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SportsPulse: Michael Irvin spoke with USA TODAY Sports' Lorenzo Reyes about the upcoming Super Bowl and gives his opinion on who he thinks will win. USA TODAY

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MOBILE, Ala. — Will McClay didn’t hesitate.

“We expect Dak to be our quarterback,” the Cowboys' vice president of player personnel said Wednesday from the stadium concourse at Senior Bowl practice. “If the owner/GM says we’re going to get it done, he signs the checks. So we’ll get that done. 

“We’re excited about it and realize the value of him as a player.”

But team management understands: With 25 Cowboys hitting unrestricted free agency this offseason, the team likely will part ways with some 2019 starters.

“Every year’s a challenge,” McClay said. “You go through that. This is the way the NFL is made. You’ve got the salary cap, so you can’t keep everybody. We go through and find out what’s valuable for us, who will fit within our parameters and then we want to try and fill the holes in free agency and draft.”

The Cowboys have some flexibility to designate one player with the franchise tag and another with the transition tag connected to the final year of the league’s collective bargaining agreement. Seven offensive starters remain under contract, with Prescott a nearly-guaranteed eighth returner, too. After trading their 2019 first-round selection for receiver Amari Cooper, front office members suggest Cooper will be back, too. They’ll need to address expiring contracts at tight end (Jason Witten) and their third receiver (Randall Cobb).

On defense, the holes to fill are more gaping. Starters entering free agency include defensive end Robert Quinn, defensive tackles Antwaun Woods and Maliek Collins, linebacker Sean Lee, cornerback Byron Jones and safety Jeff Heath.

“It’s going to be a tough deal,” McClay said. “It’s the NFL. You have your quarterback you have to pay, you have a receiver, you have good players. And when you have good players, you have to figure out how to pay them or how to survive.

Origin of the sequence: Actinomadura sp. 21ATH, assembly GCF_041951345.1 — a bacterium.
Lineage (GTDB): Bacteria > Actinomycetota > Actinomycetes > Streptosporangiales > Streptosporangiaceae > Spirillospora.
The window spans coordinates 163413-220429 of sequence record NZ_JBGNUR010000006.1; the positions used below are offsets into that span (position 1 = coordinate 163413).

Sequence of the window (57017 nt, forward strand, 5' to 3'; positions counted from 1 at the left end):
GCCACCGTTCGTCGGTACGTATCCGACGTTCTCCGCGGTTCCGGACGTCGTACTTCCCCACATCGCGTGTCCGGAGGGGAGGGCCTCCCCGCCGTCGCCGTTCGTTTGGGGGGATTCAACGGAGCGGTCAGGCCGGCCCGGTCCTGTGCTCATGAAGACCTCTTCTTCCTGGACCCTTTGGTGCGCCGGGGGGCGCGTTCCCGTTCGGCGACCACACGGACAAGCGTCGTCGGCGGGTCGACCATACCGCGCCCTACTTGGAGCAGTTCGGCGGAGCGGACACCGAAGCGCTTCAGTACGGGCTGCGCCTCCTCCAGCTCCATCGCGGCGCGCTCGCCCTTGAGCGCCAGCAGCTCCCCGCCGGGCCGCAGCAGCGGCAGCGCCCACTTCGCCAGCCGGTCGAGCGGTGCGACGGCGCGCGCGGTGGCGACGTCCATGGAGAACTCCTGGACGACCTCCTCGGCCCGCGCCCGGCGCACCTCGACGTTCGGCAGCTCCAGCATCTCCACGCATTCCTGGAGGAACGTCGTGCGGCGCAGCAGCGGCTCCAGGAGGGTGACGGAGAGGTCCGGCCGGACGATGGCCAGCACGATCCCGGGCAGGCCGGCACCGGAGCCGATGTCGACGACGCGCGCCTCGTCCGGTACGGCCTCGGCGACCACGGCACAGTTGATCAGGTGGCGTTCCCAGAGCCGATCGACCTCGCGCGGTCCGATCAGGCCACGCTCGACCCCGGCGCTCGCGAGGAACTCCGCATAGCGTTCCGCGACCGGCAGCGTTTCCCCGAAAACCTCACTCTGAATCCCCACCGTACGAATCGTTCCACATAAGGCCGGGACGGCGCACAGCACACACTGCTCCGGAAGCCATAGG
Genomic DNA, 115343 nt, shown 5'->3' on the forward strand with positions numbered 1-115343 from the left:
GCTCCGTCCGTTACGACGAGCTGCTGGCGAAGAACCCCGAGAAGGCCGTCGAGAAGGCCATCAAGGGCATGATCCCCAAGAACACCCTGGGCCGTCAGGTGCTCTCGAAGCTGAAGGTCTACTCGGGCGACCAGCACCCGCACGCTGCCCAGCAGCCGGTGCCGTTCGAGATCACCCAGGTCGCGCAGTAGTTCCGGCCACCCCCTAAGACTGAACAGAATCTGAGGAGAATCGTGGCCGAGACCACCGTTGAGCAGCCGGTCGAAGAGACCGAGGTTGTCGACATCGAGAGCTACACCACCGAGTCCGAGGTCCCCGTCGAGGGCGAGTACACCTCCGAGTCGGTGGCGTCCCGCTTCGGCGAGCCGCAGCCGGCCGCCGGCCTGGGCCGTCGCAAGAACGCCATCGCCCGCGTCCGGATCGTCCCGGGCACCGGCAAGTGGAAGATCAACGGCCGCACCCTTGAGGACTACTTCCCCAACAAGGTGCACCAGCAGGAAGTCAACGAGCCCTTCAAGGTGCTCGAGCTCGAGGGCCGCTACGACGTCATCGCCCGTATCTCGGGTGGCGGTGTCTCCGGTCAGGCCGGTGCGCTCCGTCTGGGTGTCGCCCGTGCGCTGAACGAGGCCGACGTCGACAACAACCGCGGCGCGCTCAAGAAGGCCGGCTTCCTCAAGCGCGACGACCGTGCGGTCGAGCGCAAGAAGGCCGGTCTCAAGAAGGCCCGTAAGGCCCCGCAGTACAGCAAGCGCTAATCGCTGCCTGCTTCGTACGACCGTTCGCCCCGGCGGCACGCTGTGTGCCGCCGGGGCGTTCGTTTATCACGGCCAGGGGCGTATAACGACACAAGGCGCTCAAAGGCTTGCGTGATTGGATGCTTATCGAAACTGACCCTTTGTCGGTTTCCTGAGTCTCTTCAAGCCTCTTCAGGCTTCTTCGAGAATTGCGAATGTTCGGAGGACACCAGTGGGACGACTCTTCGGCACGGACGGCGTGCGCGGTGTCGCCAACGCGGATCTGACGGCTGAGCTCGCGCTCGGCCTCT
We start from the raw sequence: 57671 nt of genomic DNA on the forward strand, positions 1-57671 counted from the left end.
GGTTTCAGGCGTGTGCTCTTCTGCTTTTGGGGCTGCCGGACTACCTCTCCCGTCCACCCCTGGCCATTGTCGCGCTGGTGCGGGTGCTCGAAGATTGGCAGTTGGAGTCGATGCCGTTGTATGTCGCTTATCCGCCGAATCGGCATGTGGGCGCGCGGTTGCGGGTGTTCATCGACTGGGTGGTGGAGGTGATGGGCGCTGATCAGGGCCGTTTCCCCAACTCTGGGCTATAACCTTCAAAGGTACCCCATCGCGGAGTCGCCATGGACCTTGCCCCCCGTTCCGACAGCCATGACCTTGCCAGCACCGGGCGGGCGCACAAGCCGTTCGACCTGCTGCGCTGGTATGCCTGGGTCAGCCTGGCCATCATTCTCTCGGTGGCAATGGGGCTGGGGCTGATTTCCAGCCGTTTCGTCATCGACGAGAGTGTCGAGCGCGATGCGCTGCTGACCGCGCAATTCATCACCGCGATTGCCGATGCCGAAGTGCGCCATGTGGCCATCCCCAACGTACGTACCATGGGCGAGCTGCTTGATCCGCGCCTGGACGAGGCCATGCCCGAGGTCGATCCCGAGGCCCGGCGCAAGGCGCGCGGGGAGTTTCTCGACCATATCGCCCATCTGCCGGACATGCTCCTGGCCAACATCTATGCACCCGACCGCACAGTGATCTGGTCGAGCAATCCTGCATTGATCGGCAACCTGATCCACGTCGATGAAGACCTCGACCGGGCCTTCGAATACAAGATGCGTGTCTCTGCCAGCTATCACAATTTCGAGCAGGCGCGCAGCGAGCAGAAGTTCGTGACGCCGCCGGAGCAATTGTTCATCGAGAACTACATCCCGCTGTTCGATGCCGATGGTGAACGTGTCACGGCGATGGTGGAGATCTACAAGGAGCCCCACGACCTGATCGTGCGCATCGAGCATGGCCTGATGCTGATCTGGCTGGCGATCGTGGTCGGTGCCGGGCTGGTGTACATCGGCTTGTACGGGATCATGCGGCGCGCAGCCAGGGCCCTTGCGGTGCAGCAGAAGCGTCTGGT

“We’ve got to go through that whole process.”

But for now, the Cowboys aren’t publicly indicating Jones will return as strongly as they are Prescott and Cooper.

Jones has played 79 games, starting 73, since the Cowboys selected him in the first round of the 2015 draft. He was a hybrid corner-safety as a rookie, then spent two seasons at safety before moving back to cornerback for 2018 and 2019. Jones has notched 347 tackles in his career, allowing an average of 6.2 yards per target in pass coverage. At times opponents have appeared to shift game plans away from whoever Jones defended. But in a takeaway-starved defense, Jones hasn’t created many turnovers. He has intercepted just two passes, and forced three fumbles, in his career.

“He’s a starting-caliber NFL corner, a really good player,” McClay said. “We have to figure out his financial value and if it fits for us.”

That player evaluation will go through McClay, vice president Stephen Jones and the personnel department. McCarthy and his coaching staff will weigh in, too, and McClay values what personnel familiar with the roster and coaches with a fresh perspective will provide. McCarthy hired Mike Nolan, most recently the Saints' linebackers coach, as defensive coordinator. Maurice Linguist from Texas A&M will coach defensive backs alongside Al Harris, who has worked with the Dolphins and Chiefs in addition to playing for teams including the Packers from 2003-10. McCarthy has said the defensive scheme and terminology will change significantly.

The offense, under coordinator Kellen Moore, will build off 2019 principles with new wrinkles from McCarthy and his staff. Ensuring success for Prescott, alongside a robust run game, will be a focus.

Cowboys owner/GM Jerry Jones hasn’t wavered from expressing his support for Prescott. His son Stephen reiterated Tuesday that Prescott’s contract is the team’s “No. 1 priority,” while receiver Amari Cooper is No. 2.

Follow USA TODAY Sports’ Jori Epstein on Twitter @JoriEpstein

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